Aerofoil discrete tonal noise under low-to-moderate Reynolds number flows is a classical aerodynamic noise problem for low-speed and small-size fluid machinery (e.g., UAVs, small wind turbines, home appliances, cooling fans, etc.) and has therefore been of wide interest.
Associate Professor Yu Liu’s research group from the Department of Mechanics and Aerospace Engineering at the Southern University of Science and Technology (SUSTech), has recently made important progress in the study of the tonal self-noise generation mechanism of the aerofoil.
Their paper, entitled “A secondary modulation mechanism for aerofoil tonal self-noise generation,” was published in the Journal of Fluid Mechanics. The study provides an in-depth analysis of the aerodynamic noise generation mechanism of the NACA 0012 aerofoil through sophisticated flow visualization and acoustic testing, and establishes for the first time a systematic understanding of the secondary discrete tonal noise and reveals its amplitude modulation mechanism.
Acoustic spectra of NACA 0012 aerofoil showed a dominant tone and two sets of weaker side tones characterized by different frequency intervals as shown in Figure 1. The frequency of the dominant tones in the acoustic spectra varied with velocity in a ladder-type structure as shown in Figure 2(b), and the spectrum became progressively more broadband in nature with the increasing Reynolds number.
Figure 1. Acoustic spectra at three velocities: (a) 11.2 ms−1; (b) 18 ms−1; (c) 21 ms−1. Here, α = 1°
Figure 2. Dependence of tonal noise on free-stream velocity. (a) Spectra contours of noise emission; (b) dominant, primary and secondary side tones. Here, α = 1°
Experiments were conducted in a low-speed, open-jet anechoic wind tunnel at SUSTech. The synchronized particle image velocimetry (PIV) and acoustic measurements were used to explore the spectral characteristics of aerofoil tonal noise and its intrinsic mechanism. It found that laminar separation bubbles and significant velocity fluctuations exist on the pressure side of the aerofoil, and the velocity spectrum has the same characteristics as the noise, but the velocity spectrum on the suction side exhibits broadband characteristics. Furthermore, as the acoustic emission was defined by the coherent flow structures, the proper orthogonal decomposition (POD) method was adopted to facilitate the understanding of the relation between the complex flow field and acoustic emission.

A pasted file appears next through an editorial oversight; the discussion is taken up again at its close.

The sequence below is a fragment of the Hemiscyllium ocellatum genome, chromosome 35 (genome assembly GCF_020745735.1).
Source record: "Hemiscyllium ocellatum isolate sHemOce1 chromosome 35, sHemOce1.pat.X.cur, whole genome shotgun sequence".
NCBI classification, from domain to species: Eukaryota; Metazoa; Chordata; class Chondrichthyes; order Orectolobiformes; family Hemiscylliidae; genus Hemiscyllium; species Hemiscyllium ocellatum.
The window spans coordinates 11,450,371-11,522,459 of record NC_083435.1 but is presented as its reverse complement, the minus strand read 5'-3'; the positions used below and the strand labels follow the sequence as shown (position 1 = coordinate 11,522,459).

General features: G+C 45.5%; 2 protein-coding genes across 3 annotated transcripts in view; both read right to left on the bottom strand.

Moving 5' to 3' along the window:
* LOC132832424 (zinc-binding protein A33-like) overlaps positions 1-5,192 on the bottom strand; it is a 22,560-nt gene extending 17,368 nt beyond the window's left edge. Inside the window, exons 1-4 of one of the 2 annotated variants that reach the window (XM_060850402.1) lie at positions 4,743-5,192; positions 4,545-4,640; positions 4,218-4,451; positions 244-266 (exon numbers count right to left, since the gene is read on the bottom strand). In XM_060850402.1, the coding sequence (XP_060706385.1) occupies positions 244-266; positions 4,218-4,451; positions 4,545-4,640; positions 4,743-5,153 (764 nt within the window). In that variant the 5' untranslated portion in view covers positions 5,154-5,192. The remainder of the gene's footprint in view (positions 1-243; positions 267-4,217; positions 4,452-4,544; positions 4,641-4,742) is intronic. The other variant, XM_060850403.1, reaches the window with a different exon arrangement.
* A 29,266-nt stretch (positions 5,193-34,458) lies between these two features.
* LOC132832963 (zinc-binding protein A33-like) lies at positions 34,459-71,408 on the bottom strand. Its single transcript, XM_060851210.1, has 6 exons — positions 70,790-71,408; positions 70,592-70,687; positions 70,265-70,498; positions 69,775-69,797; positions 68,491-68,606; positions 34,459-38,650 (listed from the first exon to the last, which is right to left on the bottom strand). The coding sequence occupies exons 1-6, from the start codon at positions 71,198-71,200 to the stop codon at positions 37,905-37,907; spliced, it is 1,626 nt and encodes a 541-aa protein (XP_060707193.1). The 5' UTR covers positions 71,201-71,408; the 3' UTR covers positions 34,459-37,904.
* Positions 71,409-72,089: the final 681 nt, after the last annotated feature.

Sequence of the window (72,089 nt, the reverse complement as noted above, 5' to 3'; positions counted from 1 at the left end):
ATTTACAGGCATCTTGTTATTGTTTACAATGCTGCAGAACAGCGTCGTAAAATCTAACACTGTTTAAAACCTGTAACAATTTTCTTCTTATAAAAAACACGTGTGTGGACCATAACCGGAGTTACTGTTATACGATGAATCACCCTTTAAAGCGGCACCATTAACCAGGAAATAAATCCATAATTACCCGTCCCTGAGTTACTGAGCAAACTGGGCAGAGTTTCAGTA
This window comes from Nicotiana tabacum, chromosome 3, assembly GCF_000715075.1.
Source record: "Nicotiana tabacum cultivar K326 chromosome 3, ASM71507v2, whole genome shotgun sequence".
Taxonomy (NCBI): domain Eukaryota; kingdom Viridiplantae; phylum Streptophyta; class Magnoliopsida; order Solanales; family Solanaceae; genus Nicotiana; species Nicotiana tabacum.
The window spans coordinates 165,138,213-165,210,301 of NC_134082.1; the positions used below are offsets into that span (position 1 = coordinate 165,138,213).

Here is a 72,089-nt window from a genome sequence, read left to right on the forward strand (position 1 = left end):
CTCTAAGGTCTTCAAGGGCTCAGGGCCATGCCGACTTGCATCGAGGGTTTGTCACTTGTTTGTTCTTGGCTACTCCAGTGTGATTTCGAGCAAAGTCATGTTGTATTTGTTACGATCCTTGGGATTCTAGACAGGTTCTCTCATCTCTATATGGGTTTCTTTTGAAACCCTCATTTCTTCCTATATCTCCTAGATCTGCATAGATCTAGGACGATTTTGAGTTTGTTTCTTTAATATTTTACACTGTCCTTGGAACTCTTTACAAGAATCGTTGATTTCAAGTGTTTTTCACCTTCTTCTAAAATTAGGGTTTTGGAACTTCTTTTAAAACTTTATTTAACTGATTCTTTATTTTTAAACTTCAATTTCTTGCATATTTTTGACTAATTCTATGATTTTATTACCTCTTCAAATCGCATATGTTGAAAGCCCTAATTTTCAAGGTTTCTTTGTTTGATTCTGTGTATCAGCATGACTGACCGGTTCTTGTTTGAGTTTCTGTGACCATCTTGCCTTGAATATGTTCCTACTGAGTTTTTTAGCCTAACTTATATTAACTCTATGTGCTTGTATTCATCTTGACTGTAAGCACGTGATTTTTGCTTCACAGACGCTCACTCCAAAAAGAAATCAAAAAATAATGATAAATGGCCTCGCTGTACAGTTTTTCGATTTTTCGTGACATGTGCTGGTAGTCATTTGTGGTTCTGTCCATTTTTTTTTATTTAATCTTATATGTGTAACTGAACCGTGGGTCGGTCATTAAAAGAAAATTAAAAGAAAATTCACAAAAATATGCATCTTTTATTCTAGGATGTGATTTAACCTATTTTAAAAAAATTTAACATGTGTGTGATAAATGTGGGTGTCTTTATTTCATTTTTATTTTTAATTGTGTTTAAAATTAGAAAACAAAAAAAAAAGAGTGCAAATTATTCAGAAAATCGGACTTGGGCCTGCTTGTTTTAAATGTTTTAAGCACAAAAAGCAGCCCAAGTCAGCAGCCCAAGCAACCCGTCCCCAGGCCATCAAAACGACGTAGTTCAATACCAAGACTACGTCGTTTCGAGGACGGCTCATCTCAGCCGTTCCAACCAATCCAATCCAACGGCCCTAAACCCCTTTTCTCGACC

By aligning the sound pressure-time history and the time coefficients of the dominant modes, side tones in the acoustic spectra were attributed to two different modulation mechanisms in the aeroacoustic source region near the trailing edge. The primary side tones were related to the acoustic feedback loop, while the secondary side tones were caused by periodic variations of the separation bubble.
Figure 3. Space-time development of the vortex structures visualized by the iso-surface of the spanwise vorticity
In addition to advances in the study of aerofoil secondary tonal noise, Prof. Yu Liu’s group has also produced a series of original works recently on theoretical modeling and experimental investigation of aerofoil tonal noise mechanisms, which have been published in the Journal of Sound and Vibration and Physics of Fluids.
Yannian Yang, Research Assistant Professor in Prof. Yu Liu’s group, is the first author of the paper. Prof. Yu Liu is the corresponding author, while SUSTech is the first affiliation. The authors of this paper also include postdoctoral fellow Stefan Pröbsting and Prof. Ye Li from Shanghai Jiao Tong University, and Pengyu Li, a master’s student at SUSTech.
The research was supported by the National Natural Science Foundation of China (NSFC).
Paper link: https://doi.org/10.1017/jfm.2022.427
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Proofread ByAdrian Cremin, Yingying XIA